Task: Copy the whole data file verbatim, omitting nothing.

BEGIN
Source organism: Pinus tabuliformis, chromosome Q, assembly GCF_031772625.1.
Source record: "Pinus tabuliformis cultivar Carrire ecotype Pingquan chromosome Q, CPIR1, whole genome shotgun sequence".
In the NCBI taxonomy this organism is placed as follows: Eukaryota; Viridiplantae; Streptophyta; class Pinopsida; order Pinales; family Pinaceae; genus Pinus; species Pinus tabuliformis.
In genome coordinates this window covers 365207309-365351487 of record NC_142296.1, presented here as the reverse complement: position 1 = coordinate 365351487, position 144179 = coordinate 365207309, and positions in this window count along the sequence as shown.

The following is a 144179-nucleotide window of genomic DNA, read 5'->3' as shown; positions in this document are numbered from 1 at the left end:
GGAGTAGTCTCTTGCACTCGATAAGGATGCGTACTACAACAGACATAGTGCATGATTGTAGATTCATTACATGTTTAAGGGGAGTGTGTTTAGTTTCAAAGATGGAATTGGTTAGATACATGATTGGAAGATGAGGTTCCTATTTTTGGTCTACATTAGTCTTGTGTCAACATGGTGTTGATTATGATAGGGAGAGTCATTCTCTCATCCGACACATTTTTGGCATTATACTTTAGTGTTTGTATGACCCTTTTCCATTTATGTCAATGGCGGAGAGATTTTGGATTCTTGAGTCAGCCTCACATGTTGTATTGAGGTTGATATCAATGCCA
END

Source organism: Pinus tabuliformis, chromosome Q, assembly GCF_031772625.1.
Source record: "Pinus tabuliformis cultivar Carrire ecotype Pingquan chromosome Q, CPIR1, whole genome shotgun sequence".
In the NCBI taxonomy this organism is placed as follows: Eukaryota; Viridiplantae; Streptophyta; class Pinopsida; order Pinales; family Pinaceae; genus Pinus; species Pinus tabuliformis.
In genome coordinates this window covers 365207309-365351487 of record NC_142296.1, presented here as the reverse complement: position 1 = coordinate 365351487, position 144179 = coordinate 365207309, and positions in this window count along the sequence as shown.

The following is a 144179-nucleotide window of genomic DNA, read 5'->3' as shown; positions in this document are numbered from 1 at the left end:
GGAGTAGTCTCTTGCACTCGATAAGGATGCGTACTACAACAGACATAGTGCATGATTGTAGATTCATTACATGTTTAAGGGGAGTGTGTTTAGTTTCAAAGATGGAATTGGTTAGATACATGATTGGAAGATGAGGTTCCTATTTTTGGTCTACATTAGTCTTGTGTCAACATGGTGTTGATTATGATAGGGAGAGTCATTCTCTCATCCGACACATTTTTGGCATTATACTTTAGTGTTTGTATGACCCTTTTCCATTTATGTCAATGGCGGAGAGATTTTGGATTCTTGAGTCAGCCTCACATGTTGTATTGAGGTTGATATCAATGCCA